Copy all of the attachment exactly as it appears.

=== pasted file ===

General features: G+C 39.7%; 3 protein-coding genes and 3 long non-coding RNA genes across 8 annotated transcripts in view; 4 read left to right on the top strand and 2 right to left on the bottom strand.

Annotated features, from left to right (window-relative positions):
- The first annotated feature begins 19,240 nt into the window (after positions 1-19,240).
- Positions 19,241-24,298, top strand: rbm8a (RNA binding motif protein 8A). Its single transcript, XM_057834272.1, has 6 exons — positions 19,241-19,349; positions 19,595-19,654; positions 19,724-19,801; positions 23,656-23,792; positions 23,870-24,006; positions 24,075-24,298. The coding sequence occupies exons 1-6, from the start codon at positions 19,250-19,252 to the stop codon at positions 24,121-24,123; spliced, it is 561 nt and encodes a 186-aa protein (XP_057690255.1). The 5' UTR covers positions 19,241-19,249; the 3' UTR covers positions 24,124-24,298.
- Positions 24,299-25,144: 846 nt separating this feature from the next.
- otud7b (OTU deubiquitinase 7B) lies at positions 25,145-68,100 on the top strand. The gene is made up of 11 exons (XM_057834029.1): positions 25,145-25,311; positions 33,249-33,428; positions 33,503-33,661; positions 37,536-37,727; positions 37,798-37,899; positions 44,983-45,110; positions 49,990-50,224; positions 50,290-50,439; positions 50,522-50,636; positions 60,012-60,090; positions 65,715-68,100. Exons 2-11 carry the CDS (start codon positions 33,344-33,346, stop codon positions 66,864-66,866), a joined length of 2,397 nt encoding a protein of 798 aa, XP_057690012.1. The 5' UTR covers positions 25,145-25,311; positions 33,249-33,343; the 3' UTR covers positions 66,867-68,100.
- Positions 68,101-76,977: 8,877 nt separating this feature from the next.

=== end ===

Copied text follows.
General features: G+C 39.7%; 3 protein-coding genes and 3 long non-coding RNA genes across 8 annotated transcripts in view; 4 read left to right on the top strand and 2 right to left on the bottom strand.

Annotated features, from left to right (window-relative positions):
- The first annotated feature begins 19,240 nt into the window (after positions 1-19,240).
- Positions 19,241-24,298, top strand: rbm8a (RNA binding motif protein 8A). Its single transcript, XM_057834272.1, has 6 exons — positions 19,241-19,349; positions 19,595-19,654; positions 19,724-19,801; positions 23,656-23,792; positions 23,870-24,006; positions 24,075-24,298. The coding sequence occupies exons 1-6, from the start codon at positions 19,250-19,252 to the stop codon at positions 24,121-24,123; spliced, it is 561 nt and encodes a 186-aa protein (XP_057690255.1). The 5' UTR covers positions 19,241-19,249; the 3' UTR covers positions 24,124-24,298.
- Positions 24,299-25,144: 846 nt separating this feature from the next.
- otud7b (OTU deubiquitinase 7B) lies at positions 25,145-68,100 on the top strand. The gene is made up of 11 exons (XM_057834029.1): positions 25,145-25,311; positions 33,249-33,428; positions 33,503-33,661; positions 37,536-37,727; positions 37,798-37,899; positions 44,983-45,110; positions 49,990-50,224; positions 50,290-50,439; positions 50,522-50,636; positions 60,012-60,090; positions 65,715-68,100. Exons 2-11 carry the CDS (start codon positions 33,344-33,346, stop codon positions 66,864-66,866), a joined length of 2,397 nt encoding a protein of 798 aa, XP_057690012.1. The 5' UTR covers positions 25,145-25,311; positions 33,249-33,343; the 3' UTR covers positions 66,867-68,100.
- Positions 68,101-76,977: 8,877 nt separating this feature from the next.